I recognize that practice can be messy. There will be risks, missed marks, and set-backs. These are hard, but the best skills are worth honing for the good they can bring to our world.

But Elsa’s parents didn’t allow her to practice her powers. They decided for her that she shouldn’t because they assessed that the risks of her using them were too great. By imposing strict control on her and isolating her they seemed to think they could eliminate the risks associated with her powers.

At Risk

Risk-elimination, no matter how well-intentioned, is as destructive as it is naive. We can never eliminate all risks and to try to eliminate risks is only to introduce different risks.

People are not meant to live isolated lives of fear. We are given gifts and skills to be used for the good of others. When people don’t get to use their gifts then they are at risk for shame, self-loathing, and depression because of the belief that their skills are bad. And when our abilities are not harnessed and guided for good, then the risks get exponentially greater when our abilities manifest in negative or destructive ways.

And so, by trying to eliminate the risks of Elsa using her powers, the parents in Frozen made the situation worse. Elsa hated herself and her abilities and no matter how hard she tried to stop using her powers, they could not be contained. And not having practiced positive applications of her powers in a loving environment, she did not have the emotional resources to direct them for good.

On top of that, their deception of Anna came with additional risks. Of course, there was the obvious risk of Anna losing her favorite playmate. But beyond that, and I want to tread carefully here because I would not want to crush the spirit of a dear soul like Anna, but the parents never dealt with the risky behavior of Anna that led up to the accident with Elsa’s powers.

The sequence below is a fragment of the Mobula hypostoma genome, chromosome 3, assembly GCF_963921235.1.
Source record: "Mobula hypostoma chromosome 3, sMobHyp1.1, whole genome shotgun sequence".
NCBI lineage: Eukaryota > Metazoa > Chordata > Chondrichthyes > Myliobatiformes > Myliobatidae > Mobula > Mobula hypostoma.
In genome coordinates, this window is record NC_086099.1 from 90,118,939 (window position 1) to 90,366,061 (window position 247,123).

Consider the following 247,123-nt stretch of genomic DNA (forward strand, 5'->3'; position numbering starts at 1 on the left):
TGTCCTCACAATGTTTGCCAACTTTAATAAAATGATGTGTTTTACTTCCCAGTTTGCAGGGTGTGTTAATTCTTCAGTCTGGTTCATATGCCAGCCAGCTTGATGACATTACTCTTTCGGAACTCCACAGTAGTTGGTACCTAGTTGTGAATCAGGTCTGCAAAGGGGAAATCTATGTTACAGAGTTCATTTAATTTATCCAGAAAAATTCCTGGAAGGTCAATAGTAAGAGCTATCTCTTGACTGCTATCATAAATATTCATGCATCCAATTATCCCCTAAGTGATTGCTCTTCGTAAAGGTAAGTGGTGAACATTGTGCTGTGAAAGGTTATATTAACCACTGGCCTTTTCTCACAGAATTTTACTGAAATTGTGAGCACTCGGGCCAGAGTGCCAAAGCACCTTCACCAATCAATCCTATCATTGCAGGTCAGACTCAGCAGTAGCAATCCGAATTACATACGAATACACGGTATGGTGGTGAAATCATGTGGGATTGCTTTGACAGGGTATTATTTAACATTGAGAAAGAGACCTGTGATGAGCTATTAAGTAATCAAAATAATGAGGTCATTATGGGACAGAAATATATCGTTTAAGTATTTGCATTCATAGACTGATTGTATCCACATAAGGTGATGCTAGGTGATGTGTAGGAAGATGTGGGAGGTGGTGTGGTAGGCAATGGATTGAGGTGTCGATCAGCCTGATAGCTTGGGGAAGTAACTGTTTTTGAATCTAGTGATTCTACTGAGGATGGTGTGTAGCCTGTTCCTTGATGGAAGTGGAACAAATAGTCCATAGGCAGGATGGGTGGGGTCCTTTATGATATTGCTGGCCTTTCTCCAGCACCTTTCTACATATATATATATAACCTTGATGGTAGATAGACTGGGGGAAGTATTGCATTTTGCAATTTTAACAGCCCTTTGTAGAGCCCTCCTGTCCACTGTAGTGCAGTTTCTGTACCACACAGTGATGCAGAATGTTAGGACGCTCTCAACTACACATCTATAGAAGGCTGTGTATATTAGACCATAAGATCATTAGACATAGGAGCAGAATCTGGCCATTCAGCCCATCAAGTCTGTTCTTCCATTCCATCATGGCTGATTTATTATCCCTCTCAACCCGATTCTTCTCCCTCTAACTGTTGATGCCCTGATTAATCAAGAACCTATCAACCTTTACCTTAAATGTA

Anna was a free spirit and we love that about her. Nonetheless, learning to look before she leapt could have served her well in life. She loved and trusted easily which are admirable qualities, to be sure. But instead of helping her learn to manage the risks of her approach to life, the parents enabled her to remain oblivious to the dangers they posed.

And the risks of Anna’s approach to life were great. Let us not forget that the man who tried to kill Elsa was the man with whom Anna had jumped into engagement after singing and dancing with him for just a few hours. It was not Anna’s fault that Hans was a bad guy, but she was responsible for putting in charge of the kingdom a man she barely knew.

Of course, we know how the story ends and that Anna’s power of love saves the day. So, like I say, I wouldn’t want to squelch this power of Anna’s! But the parents could have been better resources for her as a child by allowing her to see the risks involved in loving and trusting so fully and so readily.

As I say, I realize that the situation the parents created sets up a great story. And this is only fiction. But those parents just bug me.

2 responses to this post.

  1. Posted by Robin Hood on January 24, 2014 at 1:14 pm

    I finally did see Frozen, and you are so right! Elsa really did have the most destructive mantra in her head from them. “Don’t feel, hold it in, be the good girl we know you are.” It just doesn’t give her a good way of moving past repression without feeling like she was going evil. The trolls had specifically said she needed to learn to control her powers, not that she should repress them.

  2. I’ve been wanting to say something like this (and did to my daughter after we saw the movie). Well said! –Wendy